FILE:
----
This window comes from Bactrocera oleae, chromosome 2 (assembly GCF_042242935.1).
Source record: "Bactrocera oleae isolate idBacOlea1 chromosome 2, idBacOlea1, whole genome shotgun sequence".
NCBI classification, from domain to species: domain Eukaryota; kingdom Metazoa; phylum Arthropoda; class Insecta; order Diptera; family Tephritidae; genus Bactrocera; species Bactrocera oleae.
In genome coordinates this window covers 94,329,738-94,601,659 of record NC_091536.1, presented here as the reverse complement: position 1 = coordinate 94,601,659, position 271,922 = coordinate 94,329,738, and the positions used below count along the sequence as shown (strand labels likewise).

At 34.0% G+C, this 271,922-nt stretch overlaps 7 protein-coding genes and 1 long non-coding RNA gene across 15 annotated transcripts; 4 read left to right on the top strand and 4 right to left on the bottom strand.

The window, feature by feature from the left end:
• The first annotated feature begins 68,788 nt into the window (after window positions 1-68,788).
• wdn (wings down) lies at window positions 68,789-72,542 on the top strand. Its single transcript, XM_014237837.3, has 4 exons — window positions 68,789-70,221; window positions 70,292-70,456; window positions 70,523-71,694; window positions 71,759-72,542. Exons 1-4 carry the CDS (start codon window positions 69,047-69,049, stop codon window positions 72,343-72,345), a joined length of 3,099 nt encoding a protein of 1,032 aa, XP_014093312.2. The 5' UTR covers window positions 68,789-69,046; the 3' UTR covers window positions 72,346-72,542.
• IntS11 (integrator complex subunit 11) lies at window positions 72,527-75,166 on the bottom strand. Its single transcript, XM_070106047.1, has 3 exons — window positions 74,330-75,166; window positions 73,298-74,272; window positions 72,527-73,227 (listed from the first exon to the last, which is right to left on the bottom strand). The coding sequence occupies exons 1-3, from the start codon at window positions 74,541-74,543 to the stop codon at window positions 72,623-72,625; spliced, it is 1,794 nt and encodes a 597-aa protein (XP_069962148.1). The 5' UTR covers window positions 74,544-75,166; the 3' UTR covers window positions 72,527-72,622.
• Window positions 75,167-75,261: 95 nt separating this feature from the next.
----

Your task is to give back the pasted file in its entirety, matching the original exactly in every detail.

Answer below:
This window comes from Bactrocera oleae, chromosome 2 (assembly GCF_042242935.1).
Source record: "Bactrocera oleae isolate idBacOlea1 chromosome 2, idBacOlea1, whole genome shotgun sequence".
NCBI classification, from domain to species: domain Eukaryota; kingdom Metazoa; phylum Arthropoda; class Insecta; order Diptera; family Tephritidae; genus Bactrocera; species Bactrocera oleae.
In genome coordinates this window covers 94,329,738-94,601,659 of record NC_091536.1, presented here as the reverse complement: position 1 = coordinate 94,601,659, position 271,922 = coordinate 94,329,738, and the positions used below count along the sequence as shown (strand labels likewise).

At 34.0% G+C, this 271,922-nt stretch overlaps 7 protein-coding genes and 1 long non-coding RNA gene across 15 annotated transcripts; 4 read left to right on the top strand and 4 right to left on the bottom strand.

The window, feature by feature from the left end:
• The first annotated feature begins 68,788 nt into the window (after window positions 1-68,788).
• wdn (wings down) lies at window positions 68,789-72,542 on the top strand. Its single transcript, XM_014237837.3, has 4 exons — window positions 68,789-70,221; window positions 70,292-70,456; window positions 70,523-71,694; window positions 71,759-72,542. Exons 1-4 carry the CDS (start codon window positions 69,047-69,049, stop codon window positions 72,343-72,345), a joined length of 3,099 nt encoding a protein of 1,032 aa, XP_014093312.2. The 5' UTR covers window positions 68,789-69,046; the 3' UTR covers window positions 72,346-72,542.
• IntS11 (integrator complex subunit 11) lies at window positions 72,527-75,166 on the bottom strand. Its single transcript, XM_070106047.1, has 3 exons — window positions 74,330-75,166; window positions 73,298-74,272; window positions 72,527-73,227 (listed from the first exon to the last, which is right to left on the bottom strand). The coding sequence occupies exons 1-3, from the start codon at window positions 74,541-74,543 to the stop codon at window positions 72,623-72,625; spliced, it is 1,794 nt and encodes a 597-aa protein (XP_069962148.1). The 5' UTR covers window positions 74,544-75,166; the 3' UTR covers window positions 72,527-72,622.
• Window positions 75,167-75,261: 95 nt separating this feature from the next.